For HST/WFC3, a commonly adopted definition of saturation involved measuring each pixel's deviation from linear behavior: when the non-linearity correction for a pixel is above 5%, the pixel is considered "saturated" (Hilbert 2008; signals above this limit are simply not corrected for non-linearities in HST/WFC3 data per contractual specifications). Initial considerations for planning observations with HST/WFC3 for TSOs (typically for transit spectroscopy) suggested some observations could benefit from targeting counts much lower than this saturation level to avoid the non-linear regimes of the detector (McCullough & MacKenty, 2012). However, recent methods for dealing with lightcurve systematics (which come mainly from persistence/charge trapping; see e.g., Stevenson & Eck 2019 and references therein) have mostly lifted this constraint for HST/WFC3. Observations targeting around ~70% of the "saturation" level were still able to deliver (differential) high-precision spectrophotometry during TSOs at the highest fluences (Stevenson & Fowler, 2019). This suggests that near photon-limited precision is achievable even in possible non-linear regimes of the detector for that instrument configuration. Spitzer/IRAC uses the "traditional" definition of saturation (i.e., the signal level at which full well is achieved). Recommended signal limits are also based on the level of non-linearity of the detector: correction at the 1% level is only possible up to ~90% of full well, after which the signals cannot be linearized.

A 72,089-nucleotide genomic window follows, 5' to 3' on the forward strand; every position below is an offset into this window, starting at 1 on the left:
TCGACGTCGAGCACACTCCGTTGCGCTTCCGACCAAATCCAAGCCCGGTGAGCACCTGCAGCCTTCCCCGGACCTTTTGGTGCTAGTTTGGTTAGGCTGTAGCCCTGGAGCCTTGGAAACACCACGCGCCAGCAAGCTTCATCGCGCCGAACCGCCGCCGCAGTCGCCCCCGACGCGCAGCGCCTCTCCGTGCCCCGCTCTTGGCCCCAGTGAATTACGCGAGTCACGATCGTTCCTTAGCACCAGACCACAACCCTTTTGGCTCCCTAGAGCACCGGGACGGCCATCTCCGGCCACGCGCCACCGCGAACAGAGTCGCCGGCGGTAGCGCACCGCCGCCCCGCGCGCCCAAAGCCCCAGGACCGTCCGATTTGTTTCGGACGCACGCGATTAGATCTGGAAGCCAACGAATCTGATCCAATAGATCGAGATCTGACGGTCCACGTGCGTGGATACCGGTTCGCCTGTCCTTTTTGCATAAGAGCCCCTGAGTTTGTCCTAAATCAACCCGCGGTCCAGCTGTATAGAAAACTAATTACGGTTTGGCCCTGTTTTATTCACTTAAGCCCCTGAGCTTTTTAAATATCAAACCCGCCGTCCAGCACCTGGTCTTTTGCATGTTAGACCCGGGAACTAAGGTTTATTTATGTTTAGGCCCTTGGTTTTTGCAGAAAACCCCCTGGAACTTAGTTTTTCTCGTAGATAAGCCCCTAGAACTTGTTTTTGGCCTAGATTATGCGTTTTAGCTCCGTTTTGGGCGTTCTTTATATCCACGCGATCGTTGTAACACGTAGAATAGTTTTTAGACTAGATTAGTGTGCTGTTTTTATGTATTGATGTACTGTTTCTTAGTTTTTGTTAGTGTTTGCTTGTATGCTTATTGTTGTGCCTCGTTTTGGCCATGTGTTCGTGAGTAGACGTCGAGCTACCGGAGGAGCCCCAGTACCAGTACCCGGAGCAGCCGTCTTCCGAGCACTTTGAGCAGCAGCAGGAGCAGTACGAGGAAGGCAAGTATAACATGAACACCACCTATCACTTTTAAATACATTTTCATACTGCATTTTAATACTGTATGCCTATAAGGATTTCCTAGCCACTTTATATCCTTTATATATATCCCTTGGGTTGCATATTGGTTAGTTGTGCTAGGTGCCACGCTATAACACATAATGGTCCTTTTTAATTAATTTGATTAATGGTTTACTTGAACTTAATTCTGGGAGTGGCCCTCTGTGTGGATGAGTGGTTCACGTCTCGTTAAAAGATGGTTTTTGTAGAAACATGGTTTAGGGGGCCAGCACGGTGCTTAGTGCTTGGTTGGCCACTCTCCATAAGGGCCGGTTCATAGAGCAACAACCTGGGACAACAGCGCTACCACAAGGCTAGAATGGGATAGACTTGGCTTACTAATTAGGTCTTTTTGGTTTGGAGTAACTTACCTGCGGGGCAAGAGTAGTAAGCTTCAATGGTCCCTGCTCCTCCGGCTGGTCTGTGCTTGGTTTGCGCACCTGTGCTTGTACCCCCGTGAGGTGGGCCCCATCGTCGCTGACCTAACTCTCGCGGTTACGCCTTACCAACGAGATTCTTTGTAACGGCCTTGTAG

Translating the above HST and Spitzer experience to JWST is, however, not straightforward. If the same saturation definition for HST/WFC3 was applied to the analogous JWST near-infrared detectors (i.e., the ones used by the NIRCam, NIRISS and NIRSpec instruments), they would cut the dynamical range of the detectors by about 75%, as the JWST detectors present higher non-linear responses. Similarly, the same statement applies to the MIRI detectors when compared to the Spitzer/IRAC ones. Ground-testing and new calibration methods, however, should allow for non-linearity corrections which are more precise than the ones performed for Spitzer/IRAC and HST/WFC3 (see, e.g., the case for NIRCam; Canipe et al. 2017). This suggests that the limitation for most TSOs — at least for differential measurements — will not be the instrument's non-linearity behavior, but most likely various other sources of systematic noise. The contributions of various systematics for TSOs are also different between JWST and its predecessors, as they depend on numerous design and performance parameters, such as pixel scale and sampling, pointing stability, and flat field stability.
Testing these complex and often correlated issues in a physically representative way is exceptionally challenging on the ground due to the required measurement precision. Full on-orbit characterization of JWST detectors is currently ongoing.
Target signal limits for TSOs
Several tests and analyses on the on-orbit performance of JWST detectors with fluence levels close to or at the saturation level are underway. Early results on those analyses suggest that for proposals that can afford it, targeting from 50% saturation up to the saturation limit in the JWST ETC should be on the safe side, with the former being the safest choice for Cycle 3. Some guidance is provided below based on data and analyses performed on publicly available TSO exposures obtained both during commissioning and Cycle 1.